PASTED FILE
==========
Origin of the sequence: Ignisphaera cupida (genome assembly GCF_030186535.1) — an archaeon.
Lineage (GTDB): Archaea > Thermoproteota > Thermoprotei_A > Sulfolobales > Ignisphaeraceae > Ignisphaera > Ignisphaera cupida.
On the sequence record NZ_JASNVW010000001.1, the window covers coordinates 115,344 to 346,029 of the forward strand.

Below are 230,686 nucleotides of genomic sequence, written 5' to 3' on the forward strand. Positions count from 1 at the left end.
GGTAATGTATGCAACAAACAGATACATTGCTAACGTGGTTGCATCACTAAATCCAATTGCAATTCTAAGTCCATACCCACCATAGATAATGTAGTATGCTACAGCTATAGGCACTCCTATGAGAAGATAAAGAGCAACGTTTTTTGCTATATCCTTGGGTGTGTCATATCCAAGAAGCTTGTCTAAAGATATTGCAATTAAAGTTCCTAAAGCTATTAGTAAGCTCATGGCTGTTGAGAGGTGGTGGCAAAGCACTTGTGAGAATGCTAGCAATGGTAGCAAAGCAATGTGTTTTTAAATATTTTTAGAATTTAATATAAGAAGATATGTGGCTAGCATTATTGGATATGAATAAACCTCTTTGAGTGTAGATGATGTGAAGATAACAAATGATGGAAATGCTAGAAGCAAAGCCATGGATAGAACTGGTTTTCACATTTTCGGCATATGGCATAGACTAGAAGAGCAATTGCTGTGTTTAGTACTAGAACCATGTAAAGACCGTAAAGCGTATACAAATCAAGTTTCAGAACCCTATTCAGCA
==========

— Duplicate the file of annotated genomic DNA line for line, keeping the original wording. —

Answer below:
Origin of the sequence: Ignisphaera cupida (genome assembly GCF_030186535.1) — an archaeon.
Lineage (GTDB): Archaea > Thermoproteota > Thermoprotei_A > Sulfolobales > Ignisphaeraceae > Ignisphaera > Ignisphaera cupida.
On the sequence record NZ_JASNVW010000001.1, the window covers coordinates 115,344 to 346,029 of the forward strand.

Below are 230,686 nucleotides of genomic sequence, written 5' to 3' on the forward strand. Positions count from 1 at the left end.
GGTAATGTATGCAACAAACAGATACATTGCTAACGTGGTTGCATCACTAAATCCAATTGCAATTCTAAGTCCATACCCACCATAGATAATGTAGTATGCTACAGCTATAGGCACTCCTATGAGAAGATAAAGAGCAACGTTTTTTGCTATATCCTTGGGTGTGTCATATCCAAGAAGCTTGTCTAAAGATATTGCAATTAAAGTTCCTAAAGCTATTAGTAAGCTCATGGCTGTTGAGAGGTGGTGGCAAAGCACTTGTGAGAATGCTAGCAATGGTAGCAAAGCAATGTGTTTTTAAATATTTTTAGAATTTAATATAAGAAGATATGTGGCTAGCATTATTGGATATGAATAAACCTCTTTGAGTGTAGATGATGTGAAGATAACAAATGATGGAAATGCTAGAAGCAAAGCCATGGATAGAACTGGTTTTCACATTTTCGGCATATGGCATAGACTAGAAGAGCAATTGCTGTGTTTAGTACTAGAACCATGTAAAGACCGTAAAGCGTATACAAATCAAGTTTCAGAACCCTATTCAGCA